Citation: Rodrigues ML, Godinho RMC, Zamith-Miranda D, Nimrichter L (2015) Traveling into Outer Space: Unanswered Questions about Fungal Extracellular Vesicles. PLoS Pathog 11(12): e1005240. https://doi.org/10.1371/journal.ppat.1005240
Editor: Deborah A. Hogan, Geisel School of Medicine at Dartmouth, UNITED STATES
Published: December 3, 2015
Copyright: © 2015 Rodrigues et al. This is an open access article distributed under the terms of the Creative Commons Attribution License, which permits unrestricted use, distribution, and reproduction in any medium, provided the original author and source are credited
Funding: This work was supported by grants from the Brazilian agencies CNPq (grant numbers 443586/2014-4 and 300699/2013-1), CAPES (PNPD and Science without borders Programs), and FAPERJ (grant numbers E-26/102.835/2012 and 210.918/2015). The authors also acknowledge support from the Instituto Nacional de Ciência e Tecnologia de Inovação em Doenças Negligenciadas (INCT-IDN). MLR is the recipient of a Pathfinder Award from the Wellcome Trust (UK, grant number WT104741MA). The funders had no role in study design, data collection and analysis, decision to publish, or preparation of the manuscript.
Competing interests: The authors have declared that no competing interests exist.
Extracellular vesicle (EV) release in fungi was described for the first time in 2007 in the yeast-like pathogen Cryptococcus neoformans . Since then, the phenomenon of EV production, which is present in all domains of life, has been observed in many different fungal species, including yeast cells and hyphae. Composition of EVs, the impact of their release on fungal pathogenesis, and their potential use as protective immunogens have been explored in a number of original studies and comprehensive reviews (see Fig 1 and  for a summary). However, many aspects related to the biological properties of fungal EVs remain obscure. In this manuscript, we will focus our discussion on three fundamental but still unanswered questions about fungal EVs.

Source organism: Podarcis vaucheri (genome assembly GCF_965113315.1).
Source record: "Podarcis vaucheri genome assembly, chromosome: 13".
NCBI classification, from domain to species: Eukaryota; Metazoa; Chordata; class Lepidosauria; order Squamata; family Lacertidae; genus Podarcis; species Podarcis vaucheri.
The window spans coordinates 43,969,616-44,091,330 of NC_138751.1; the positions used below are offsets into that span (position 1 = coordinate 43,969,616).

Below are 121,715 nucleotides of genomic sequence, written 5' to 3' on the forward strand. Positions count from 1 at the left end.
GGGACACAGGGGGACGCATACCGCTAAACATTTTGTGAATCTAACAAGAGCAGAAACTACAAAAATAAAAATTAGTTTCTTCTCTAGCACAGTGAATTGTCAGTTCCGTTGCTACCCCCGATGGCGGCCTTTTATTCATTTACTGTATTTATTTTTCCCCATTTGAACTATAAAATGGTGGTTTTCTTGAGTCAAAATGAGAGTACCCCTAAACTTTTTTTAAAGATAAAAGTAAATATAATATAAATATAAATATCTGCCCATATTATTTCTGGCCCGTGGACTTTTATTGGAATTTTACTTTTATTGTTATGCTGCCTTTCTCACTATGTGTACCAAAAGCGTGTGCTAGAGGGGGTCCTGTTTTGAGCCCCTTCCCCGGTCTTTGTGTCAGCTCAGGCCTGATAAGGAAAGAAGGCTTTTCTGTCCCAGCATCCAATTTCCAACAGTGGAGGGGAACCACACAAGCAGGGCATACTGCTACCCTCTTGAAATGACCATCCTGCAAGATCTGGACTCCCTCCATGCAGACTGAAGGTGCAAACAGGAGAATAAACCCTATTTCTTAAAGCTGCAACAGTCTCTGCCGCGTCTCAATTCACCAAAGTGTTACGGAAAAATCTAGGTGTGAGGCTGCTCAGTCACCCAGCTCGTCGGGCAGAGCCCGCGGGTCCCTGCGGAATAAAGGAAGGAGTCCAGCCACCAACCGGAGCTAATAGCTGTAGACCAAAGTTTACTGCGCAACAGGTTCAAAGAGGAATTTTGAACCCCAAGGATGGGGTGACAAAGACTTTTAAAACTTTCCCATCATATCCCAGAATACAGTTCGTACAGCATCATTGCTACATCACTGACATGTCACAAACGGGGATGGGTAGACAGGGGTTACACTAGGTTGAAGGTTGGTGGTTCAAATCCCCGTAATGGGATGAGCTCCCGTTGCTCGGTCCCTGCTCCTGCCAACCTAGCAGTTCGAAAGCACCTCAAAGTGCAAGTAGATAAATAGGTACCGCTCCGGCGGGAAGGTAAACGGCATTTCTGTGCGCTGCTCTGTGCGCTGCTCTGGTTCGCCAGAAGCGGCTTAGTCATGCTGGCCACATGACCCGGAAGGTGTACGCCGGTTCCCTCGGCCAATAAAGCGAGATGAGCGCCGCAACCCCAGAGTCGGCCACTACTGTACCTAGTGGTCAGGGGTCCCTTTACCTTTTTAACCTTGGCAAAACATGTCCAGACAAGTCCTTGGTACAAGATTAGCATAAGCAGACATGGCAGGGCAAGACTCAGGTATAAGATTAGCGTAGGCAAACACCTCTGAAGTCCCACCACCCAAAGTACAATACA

A. Fungal cells release heterogeneous populations of EVs that are immunologically active, as inferred from experimental models resulting in positive modulation of cytokine and nitric oxide (NO) production after exposure of host cells to EVs. Treatment of immune effector cells with EVs induces increased expression of CD86 and MHC-II molecules. For details and references, see Table 1. B. Biogenesis of fungal EVs is illustrated through (I) plasma membrane remodeling, resulting in cytoplasmic subtractions (inverted macropinocytosis), (II) membrane budding, resulting in ectosome formation, and (III) multivesicular body (MVB) formation, followed by fusion with the plasma membrane for the extracellular release of exosomes. C. The current literature supports the notion that fungal EVs can be lyzed for cargo release (IV). Alternatively, fungal EVs can be either internalized by (V) or fuse with the plasma membrane of host cells, likely resulting in the intracellular release of vesicular cargo (VI).
What Is the Role of Fungal EVs during Infection?
It remains unknown whether fungal EVs are produced in vivo, which is likely linked to the lack of protocols and molecular markers for isolation of these membranous compartments from body fluids. Vesicle properties related to their stability in tissues are also obscure. C. neoformans EVs are rapidly disrupted by serum albumin at physiological concentrations . This observation argues against the stability of EVs in vivo, but not against their potential functions. EV disruption might result in the release of internal and potentially immunomodulatory compounds into the extracellular space, possibly impacting the physiology of host cells.